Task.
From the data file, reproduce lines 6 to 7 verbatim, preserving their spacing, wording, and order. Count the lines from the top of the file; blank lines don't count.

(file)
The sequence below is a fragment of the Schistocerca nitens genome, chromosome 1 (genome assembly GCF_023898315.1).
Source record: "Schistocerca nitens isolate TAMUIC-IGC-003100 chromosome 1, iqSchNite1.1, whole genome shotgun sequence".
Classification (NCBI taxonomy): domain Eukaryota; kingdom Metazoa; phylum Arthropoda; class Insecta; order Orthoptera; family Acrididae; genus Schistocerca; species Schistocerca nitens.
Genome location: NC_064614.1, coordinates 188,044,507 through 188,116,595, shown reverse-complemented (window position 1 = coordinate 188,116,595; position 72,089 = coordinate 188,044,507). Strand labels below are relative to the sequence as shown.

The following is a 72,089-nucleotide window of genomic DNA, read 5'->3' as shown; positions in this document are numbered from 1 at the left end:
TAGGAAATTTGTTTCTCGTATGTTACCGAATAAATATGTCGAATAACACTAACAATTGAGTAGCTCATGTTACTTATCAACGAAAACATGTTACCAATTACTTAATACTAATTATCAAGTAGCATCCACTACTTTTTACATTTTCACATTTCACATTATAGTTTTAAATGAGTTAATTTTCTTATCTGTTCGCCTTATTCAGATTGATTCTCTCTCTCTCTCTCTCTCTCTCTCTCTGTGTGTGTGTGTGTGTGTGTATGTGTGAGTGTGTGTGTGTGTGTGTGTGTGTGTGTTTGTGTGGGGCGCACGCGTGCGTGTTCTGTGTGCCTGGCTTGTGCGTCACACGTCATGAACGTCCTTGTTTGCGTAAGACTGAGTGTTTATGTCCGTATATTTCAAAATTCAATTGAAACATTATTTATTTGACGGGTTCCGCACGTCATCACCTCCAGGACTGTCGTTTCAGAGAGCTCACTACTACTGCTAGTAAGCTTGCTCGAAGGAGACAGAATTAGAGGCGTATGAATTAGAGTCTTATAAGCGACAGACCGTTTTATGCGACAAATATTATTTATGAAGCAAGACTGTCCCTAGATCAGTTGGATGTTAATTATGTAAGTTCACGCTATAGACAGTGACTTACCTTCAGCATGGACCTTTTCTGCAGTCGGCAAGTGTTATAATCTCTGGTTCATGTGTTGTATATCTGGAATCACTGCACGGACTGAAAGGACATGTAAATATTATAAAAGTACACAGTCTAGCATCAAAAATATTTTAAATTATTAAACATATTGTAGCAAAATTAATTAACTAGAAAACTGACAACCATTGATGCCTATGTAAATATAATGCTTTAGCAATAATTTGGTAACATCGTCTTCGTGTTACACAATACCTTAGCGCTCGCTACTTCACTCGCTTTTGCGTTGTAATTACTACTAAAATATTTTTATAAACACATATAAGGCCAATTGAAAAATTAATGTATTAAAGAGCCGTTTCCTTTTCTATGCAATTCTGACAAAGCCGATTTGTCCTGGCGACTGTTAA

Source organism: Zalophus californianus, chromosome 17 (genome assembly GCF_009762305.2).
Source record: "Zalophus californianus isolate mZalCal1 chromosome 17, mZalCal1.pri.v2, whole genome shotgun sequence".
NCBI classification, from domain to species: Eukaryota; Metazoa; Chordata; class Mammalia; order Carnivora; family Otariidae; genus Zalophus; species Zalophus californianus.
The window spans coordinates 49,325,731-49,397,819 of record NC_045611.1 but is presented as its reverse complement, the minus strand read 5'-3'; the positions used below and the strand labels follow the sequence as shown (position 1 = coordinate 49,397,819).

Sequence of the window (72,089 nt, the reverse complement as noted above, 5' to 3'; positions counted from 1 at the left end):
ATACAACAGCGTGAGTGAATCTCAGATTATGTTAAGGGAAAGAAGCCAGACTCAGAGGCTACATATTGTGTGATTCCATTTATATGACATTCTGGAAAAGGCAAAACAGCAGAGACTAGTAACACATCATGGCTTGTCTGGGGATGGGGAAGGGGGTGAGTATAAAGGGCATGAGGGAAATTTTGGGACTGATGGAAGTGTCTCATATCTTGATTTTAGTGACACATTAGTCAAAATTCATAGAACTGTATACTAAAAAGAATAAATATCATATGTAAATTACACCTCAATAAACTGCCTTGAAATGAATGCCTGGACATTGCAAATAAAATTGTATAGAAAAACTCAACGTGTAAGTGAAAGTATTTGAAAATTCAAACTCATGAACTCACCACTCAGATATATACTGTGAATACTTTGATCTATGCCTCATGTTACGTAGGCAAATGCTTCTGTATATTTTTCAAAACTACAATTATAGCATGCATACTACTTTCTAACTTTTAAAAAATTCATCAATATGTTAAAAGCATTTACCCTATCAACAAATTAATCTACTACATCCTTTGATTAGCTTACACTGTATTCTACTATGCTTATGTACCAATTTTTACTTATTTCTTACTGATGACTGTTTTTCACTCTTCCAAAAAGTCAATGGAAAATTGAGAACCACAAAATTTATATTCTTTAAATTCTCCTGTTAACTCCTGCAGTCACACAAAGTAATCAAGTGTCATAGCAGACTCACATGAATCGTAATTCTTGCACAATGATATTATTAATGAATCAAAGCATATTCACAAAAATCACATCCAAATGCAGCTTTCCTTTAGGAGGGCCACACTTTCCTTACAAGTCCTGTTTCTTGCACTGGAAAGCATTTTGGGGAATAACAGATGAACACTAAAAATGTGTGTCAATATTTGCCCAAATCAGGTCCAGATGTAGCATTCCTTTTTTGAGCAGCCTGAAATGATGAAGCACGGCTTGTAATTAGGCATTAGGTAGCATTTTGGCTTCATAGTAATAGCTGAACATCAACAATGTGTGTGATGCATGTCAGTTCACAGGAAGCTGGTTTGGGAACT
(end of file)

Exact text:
TAGGAAATTTGTTTCTCGTATGTTACCGAATAAATATGTCGAATAACACTAACAATTGAGTAGCTCATGTTACTTATCAACGAAAACATGTTACCAATTACTTAATACTAATTATCAAGTAGCATCCACTACTTTTTACATTTTCACATTTCACATTATAGTTTTAAATGAGTTAATTTTCTTATCTGTTCGCCTTATTCAGATTGATTCTCTCTCTCTCTCTCTCTCTCTCTCTCTGTGTGTGTGTGTGTGTGTGTATGTGTGAGTGTGTGTGTGTGTGTGTGTGTGTGTGTTTGTGTGGGGCGCACGCGTGCGTGTTCTGTGTGCCTGGCTTGTGCGTCACACGTCATGAACGTCCTTGTTTGCGTAAGACTGAGTGTTTATGTCCGTATATTTCAAAATTCAATTGAAACATTATTTATTTGACGGGTTCCGCACGTCATCACCTCCAGGACTGTCGTTTCAGAGAGCTCACTACTACTGCTAGTAAGCTTGCTCGAAGGAGACAGAATTAGAGGCGTATGAATTAGAGTCTTATAAGCGACAGACCGTTTTATGCGACAAATATTATTTATGAAGCAAGACTGTCCCTAGATCAGTTGGATGTTAATTATGTAAGTTCACGCTATAGACAGTGACTTACCTTCAGCATGGACCTTTTCTGCAGTCGGCAAGTGTTATAATCTCTGGTTCATGTGTTGTATATCTGGAATCACTGCACGGACTGAAAGGACATGTAAATATTATAAAAGTACACAGTCTAGCATCAAAAATATTTTAAATTATTAAACATATTGTAGCAAAATTAATTAACTAGAAAACTGACAACCATTGATGCCTATGTAAATATAATGCTTTAGCAATAATTTGGTAACATCGTCTTCGTGTTACACAATACCTTAGCGCTCGCTACTTCACTCGCTTTTGCGTTGTAATTACTACTAAAATATTTTTATAAACACATATAAGGCCAATTGAAAAATTAATGTATTAAAGAGCCGTTTCCTTTTCTATGCAATTCTGACAAAGCCGATTTGTCCTGGCGACTGTTAA

Source organism: Zalophus californianus, chromosome 17 (genome assembly GCF_009762305.2).